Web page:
and i think that's... confidence is incredibly important. i spoke to somebody very, - or had lunch with somebody very senior in the labour partyjust to have a chat about... - trying to get a job! but what they said two things that i thought . were very interesting. one was the importance of that moment at the conference - that they genuinely - were worried when they sang the national anthem. nobody had ever sung. the national anthem ever at the labour conference. they handed the words out, apparently. they handed the words out. but even under tony blair, i they didn't sing the national anthem. we used to sing it before we left the hotel, just me and tony together! and then the other, - and the other thing that i thought... in the bathroom mirror! the other thing i thought - was interesting was that they were painfully aware that one key moment in the tory- leadership thing was i when rishi sunak really attacked liz truss. people didn't like a dominating male pushing somebody down. and so i think the tone - of that, they are thinking this through and it's i quite interesting. so we'll get together again, i presume. hopefully you'll come back, but can we push you for some predictions? and then when you do come back,
we can test you how right you were. who'll be prime minister at christmas? honestly, i don't know. i don't think you can say. it is perfectly possible - that it will not be liz truss. and that's the crux of this, isn't it? right now, i was saying this on the six o'clock news just now. we're 30 odd days in and nobody disputes the idea that she could be gone and gone soon. it's extraordinary. and the thing, if i had to put my life on it, i think she'd be gone. by christmas. yeah. i actually wouldn't rule out a sort of, i mean, you know better than i do, i wouldn't rule out a kind of coronation of sunak. well, look, i think what's - interesting is at conservative conference, i sort of raised the possibility that, - you know, rishi sunak is vindicated. - he comes in and, you know, you just say, oh, look, - all's forgiven. you were right. let's do that. and a lot of conservative mps were saying, sorry, | we just don't like him. the party is not going to unite behind him. i and i was quite . surprised by that. now maybe they will have . changed because the events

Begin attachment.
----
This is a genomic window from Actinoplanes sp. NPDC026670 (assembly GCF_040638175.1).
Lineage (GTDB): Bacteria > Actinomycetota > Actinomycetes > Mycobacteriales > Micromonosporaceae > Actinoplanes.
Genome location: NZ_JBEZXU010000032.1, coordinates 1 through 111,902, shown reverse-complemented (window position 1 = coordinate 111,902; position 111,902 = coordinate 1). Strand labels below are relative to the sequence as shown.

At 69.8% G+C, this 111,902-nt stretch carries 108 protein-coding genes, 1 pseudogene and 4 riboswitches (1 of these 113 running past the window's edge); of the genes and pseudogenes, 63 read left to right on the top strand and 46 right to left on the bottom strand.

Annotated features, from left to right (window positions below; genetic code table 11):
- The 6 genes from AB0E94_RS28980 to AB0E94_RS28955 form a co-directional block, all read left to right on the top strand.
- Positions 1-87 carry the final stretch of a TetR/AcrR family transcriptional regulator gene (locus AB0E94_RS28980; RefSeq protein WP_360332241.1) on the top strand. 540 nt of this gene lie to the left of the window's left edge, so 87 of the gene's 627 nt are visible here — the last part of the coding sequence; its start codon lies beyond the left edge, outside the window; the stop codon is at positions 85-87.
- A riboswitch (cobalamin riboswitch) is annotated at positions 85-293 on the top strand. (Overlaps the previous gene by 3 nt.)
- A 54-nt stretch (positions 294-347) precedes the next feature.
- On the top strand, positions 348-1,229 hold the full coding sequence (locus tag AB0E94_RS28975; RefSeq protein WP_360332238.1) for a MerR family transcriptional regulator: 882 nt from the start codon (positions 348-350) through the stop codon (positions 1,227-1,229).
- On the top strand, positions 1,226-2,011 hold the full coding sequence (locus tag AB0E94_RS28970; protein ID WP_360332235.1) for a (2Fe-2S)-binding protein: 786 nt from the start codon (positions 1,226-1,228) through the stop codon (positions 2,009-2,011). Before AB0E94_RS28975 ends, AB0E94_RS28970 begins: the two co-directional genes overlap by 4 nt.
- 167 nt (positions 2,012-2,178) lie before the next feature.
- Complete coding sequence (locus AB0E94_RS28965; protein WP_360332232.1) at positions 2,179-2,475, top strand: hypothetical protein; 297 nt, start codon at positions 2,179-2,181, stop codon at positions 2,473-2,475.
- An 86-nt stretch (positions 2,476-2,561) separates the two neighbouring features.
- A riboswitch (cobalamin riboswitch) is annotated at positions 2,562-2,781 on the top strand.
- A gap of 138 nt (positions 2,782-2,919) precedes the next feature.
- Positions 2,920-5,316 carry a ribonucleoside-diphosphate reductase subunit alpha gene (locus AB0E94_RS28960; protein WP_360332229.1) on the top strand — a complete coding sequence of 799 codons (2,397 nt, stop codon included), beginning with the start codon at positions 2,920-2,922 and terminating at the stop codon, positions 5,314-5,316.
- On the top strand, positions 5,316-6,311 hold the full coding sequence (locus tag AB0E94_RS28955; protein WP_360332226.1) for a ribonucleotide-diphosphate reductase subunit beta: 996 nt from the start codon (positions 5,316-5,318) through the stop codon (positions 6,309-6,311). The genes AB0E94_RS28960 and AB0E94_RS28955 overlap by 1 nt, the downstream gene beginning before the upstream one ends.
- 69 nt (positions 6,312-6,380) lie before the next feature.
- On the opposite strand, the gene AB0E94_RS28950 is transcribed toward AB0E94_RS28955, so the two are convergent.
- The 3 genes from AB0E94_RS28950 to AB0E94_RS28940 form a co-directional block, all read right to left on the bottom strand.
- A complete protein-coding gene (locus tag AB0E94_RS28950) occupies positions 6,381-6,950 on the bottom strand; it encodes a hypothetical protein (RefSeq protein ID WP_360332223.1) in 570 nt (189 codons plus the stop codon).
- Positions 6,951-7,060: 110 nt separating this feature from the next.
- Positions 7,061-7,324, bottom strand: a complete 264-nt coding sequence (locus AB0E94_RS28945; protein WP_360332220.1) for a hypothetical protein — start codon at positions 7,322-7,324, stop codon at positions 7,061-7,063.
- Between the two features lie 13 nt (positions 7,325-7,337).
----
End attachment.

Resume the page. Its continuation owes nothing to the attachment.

are so bad and mps are starting to think like, is it possible - to save my seat? but certainly last week i there were a lot of people saying rishi sunak is not. the answer and the problem they may find themselves in is there's no figure - that they can all unite behind| like michael howard in 2000, whenever it was. loved having him as an opponent. so the next prediction then is when�*s the next general election? again, i think the answer to that is, honestly, - you can't say. it could be very soon. it could go the distance. my feeling is it's not- going to go the distance. so next spring, potentially? potentially. but i don't think it's - going to go the distance. no. look, if she goes, i think it would be very, very hard for the tories to do the same trick again. i think the country is sick to death of them. i think they're sick to death of hearing about politics the whole time. so i think if she goes, the election will be sooner. if she survives, it will be later. but i don't think we'll go the full term. 0k. well, we'll get you back. definitely. it was great to be - on the rest is politics! this is newscast, craig! 0h, is it?!
where is rory stewart? alastair, craig, thank you so much for being here. so, we can now talk to marianna spring. hello, marianna. thank you for being here. lovely to see you on newscast. so i understand that americast, which is sister programme, sister pod, i think it's probably fair to say... definitely sister. i like it. close family relative. it has been doing an incredible project which i'm a little bit fascinated by, which is about creating social media accounts to try and see some of the junk that gets thrown around. can you just explain it? because i'm not very savvy, tech savvy. and those for those listening rather than watching, mariana has an improbable number of mobile phones in her hand! which is something to do with the project, right? let's just be clear. it is. i don't just wander around. no, i have got several old phones. i actually have five, but here i only have four. for anyone watching, in a blue peteresque fashion. what i've done is create five different characters, they're based on data